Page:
The Association Between Total Prostate Specific Antigen Concentration and Prostate Specific Antigen Velocity

Xiaoying Yu, Stacy Loeb, Kimberly A. Roehl, Misop Han, William J. Catalona*

*Corresponding author for this work

Research output: Contribution to journalArticle

20 Scopus citations

Abstract

Purpose: It has been previously demonstrated that a prostate specific antigen velocity greater than 2 ng/ml per year is associated with reduced cancer specific survival following radical prostatectomy or external beam radiation. However, men with different initial prostate specific antigen levels may be more or less likely to reach this prostate specific antigen velocity threshold. Because prostate specific antigen and prostate specific antigen velocity contain much of the same predictive information, our objective was to further examine the relationship between them. Materials and Methods: From a large prostate cancer screening study, serial prostate specific antigen measurements were available for 13,276 men, including 1,851 with a negative digital rectal examination who underwent biopsy and 894 who were diagnosed with prostate cancer. Prostate specific antigen velocity was calculated using simple linear regression of the prostate specific antigen values from the year before diagnosis. ANOVA and the Kruskal-Wallis test were used to compare the mean and median prostate specific antigen velocity of men in different total prostate specific antigen ranges. In addition, chi-square analysis was used to compare the number of men in each total prostate specific antigen range who presented with high risk prostate specific antigen velocity greater than 2 ng/ml per year. Results: In the total prostate specific antigen ranges of 2.5 ng/ml or less, 2.6 to 4.0, 4.1 to 10.0 and more than 10.0 ng/ml, the proportion of screened men with a prostate specific antigen velocity of more than 2 ng/ml per year was 1%, 14%, 31% and 74%, respectively (p <0.0001). Mean and median prostate specific antigen velocity were also significantly higher as the total prostate specific antigen level increased. Conclusions: Prostate specific antigen velocity varies directly with total prostate specific antigen. Men with high initial prostate specific antigen levels are significantly more likely to present with a prostate specific antigen velocity of more than 2 ng/ml per year that is more frequently associated with prostate cancer specific mortality.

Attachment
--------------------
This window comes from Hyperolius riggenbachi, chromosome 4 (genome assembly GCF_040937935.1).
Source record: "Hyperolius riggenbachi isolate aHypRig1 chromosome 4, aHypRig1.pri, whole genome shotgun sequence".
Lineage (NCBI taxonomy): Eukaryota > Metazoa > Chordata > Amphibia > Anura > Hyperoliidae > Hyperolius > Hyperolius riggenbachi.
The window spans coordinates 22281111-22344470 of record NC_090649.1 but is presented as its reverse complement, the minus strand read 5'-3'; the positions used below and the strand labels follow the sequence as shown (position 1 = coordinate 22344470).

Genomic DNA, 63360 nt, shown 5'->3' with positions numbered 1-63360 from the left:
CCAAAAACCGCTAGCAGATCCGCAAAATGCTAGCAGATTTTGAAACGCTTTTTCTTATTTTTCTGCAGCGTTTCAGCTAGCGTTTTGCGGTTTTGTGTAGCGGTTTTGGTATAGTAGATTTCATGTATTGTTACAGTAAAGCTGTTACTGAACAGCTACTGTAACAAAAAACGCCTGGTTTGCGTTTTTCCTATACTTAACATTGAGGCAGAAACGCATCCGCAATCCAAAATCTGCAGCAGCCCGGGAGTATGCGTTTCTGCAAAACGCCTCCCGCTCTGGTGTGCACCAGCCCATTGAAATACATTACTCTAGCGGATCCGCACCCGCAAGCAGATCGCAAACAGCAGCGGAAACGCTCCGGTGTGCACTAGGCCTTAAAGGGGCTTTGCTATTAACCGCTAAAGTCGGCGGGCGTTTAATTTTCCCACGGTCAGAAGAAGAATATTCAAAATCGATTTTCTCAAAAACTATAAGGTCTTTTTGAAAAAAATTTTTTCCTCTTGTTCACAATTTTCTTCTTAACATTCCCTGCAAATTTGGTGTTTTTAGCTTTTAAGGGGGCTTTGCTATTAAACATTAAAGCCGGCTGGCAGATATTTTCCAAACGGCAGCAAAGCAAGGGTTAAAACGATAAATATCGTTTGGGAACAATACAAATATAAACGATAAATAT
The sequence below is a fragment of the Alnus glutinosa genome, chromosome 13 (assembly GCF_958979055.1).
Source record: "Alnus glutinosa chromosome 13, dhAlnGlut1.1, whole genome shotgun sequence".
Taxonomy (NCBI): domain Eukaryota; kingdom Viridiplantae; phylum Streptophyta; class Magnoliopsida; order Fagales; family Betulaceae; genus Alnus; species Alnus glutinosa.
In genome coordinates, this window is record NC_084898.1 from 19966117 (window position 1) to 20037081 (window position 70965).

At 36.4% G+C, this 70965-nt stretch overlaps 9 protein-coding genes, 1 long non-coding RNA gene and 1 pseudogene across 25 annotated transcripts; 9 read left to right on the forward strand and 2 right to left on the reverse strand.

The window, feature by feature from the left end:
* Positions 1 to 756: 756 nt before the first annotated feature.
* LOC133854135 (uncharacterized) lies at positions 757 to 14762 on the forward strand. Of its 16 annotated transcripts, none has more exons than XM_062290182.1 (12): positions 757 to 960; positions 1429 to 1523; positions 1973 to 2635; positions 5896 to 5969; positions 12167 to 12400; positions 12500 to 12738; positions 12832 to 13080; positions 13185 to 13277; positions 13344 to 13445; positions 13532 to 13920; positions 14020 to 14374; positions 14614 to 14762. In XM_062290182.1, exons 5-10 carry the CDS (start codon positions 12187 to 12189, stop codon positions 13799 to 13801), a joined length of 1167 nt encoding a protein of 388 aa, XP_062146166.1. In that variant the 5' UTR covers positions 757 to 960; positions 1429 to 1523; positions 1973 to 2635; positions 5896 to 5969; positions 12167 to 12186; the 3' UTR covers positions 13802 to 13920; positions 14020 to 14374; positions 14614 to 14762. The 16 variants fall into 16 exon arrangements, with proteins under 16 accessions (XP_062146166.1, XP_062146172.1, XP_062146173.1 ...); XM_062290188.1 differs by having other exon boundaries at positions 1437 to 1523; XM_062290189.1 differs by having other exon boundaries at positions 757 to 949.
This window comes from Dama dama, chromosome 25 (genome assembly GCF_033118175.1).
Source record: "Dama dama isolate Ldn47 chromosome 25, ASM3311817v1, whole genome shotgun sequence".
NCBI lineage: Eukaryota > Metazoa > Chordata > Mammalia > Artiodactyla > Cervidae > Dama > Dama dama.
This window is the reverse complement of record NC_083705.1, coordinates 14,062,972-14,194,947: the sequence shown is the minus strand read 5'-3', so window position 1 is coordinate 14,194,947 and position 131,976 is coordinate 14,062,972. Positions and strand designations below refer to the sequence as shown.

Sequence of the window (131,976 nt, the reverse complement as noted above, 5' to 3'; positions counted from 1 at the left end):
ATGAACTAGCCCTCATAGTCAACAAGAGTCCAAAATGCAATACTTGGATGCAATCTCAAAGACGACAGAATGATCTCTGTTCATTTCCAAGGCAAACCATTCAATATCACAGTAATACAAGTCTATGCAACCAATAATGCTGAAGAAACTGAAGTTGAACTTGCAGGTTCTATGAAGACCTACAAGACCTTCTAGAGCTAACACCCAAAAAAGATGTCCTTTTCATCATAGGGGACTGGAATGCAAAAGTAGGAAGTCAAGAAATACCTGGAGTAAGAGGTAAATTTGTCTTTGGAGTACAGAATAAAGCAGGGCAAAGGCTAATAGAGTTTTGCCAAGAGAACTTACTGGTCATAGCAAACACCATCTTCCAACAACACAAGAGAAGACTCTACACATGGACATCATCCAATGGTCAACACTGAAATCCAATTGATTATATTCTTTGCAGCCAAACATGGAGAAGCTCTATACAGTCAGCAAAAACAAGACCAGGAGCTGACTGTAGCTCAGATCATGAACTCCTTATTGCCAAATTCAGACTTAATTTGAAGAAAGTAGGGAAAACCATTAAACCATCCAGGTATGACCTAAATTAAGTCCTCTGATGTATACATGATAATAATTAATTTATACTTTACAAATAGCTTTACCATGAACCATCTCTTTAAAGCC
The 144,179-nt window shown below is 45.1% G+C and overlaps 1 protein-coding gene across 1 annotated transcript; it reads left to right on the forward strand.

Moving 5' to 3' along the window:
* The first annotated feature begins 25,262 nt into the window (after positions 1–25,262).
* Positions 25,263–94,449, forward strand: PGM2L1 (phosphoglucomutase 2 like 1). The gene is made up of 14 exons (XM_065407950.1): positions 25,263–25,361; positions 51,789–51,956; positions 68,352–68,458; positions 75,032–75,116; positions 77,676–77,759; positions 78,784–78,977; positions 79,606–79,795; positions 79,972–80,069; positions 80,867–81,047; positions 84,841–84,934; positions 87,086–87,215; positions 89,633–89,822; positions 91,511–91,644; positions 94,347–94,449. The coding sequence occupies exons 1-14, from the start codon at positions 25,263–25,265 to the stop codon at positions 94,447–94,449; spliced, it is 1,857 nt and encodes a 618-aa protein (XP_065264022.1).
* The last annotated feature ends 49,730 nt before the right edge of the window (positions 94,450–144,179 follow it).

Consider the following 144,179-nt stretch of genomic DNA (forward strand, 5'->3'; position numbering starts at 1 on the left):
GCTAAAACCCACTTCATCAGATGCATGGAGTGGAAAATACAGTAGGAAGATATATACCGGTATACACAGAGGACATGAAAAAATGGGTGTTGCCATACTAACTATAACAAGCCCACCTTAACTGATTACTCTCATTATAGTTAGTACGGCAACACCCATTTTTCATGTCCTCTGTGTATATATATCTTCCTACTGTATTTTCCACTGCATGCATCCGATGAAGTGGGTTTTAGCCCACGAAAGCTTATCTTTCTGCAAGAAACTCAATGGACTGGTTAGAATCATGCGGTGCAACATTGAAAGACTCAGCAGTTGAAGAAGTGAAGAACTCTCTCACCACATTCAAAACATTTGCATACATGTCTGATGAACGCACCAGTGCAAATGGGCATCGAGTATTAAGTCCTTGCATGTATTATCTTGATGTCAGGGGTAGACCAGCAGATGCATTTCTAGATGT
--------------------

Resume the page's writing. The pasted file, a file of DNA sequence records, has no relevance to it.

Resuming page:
Original languageEnglish (US)
Pages (from-to)1298-1302
Number of pages5
JournalJournal of Urology
Volume177
Issue number4
DOIs
StatePublished - Apr 1 2007

Keywords

  • antitumor
  • drug screening assays
  • prostate-specific antigen
  • prostatic neoplasms

ASJC Scopus subject areas

  • Urology

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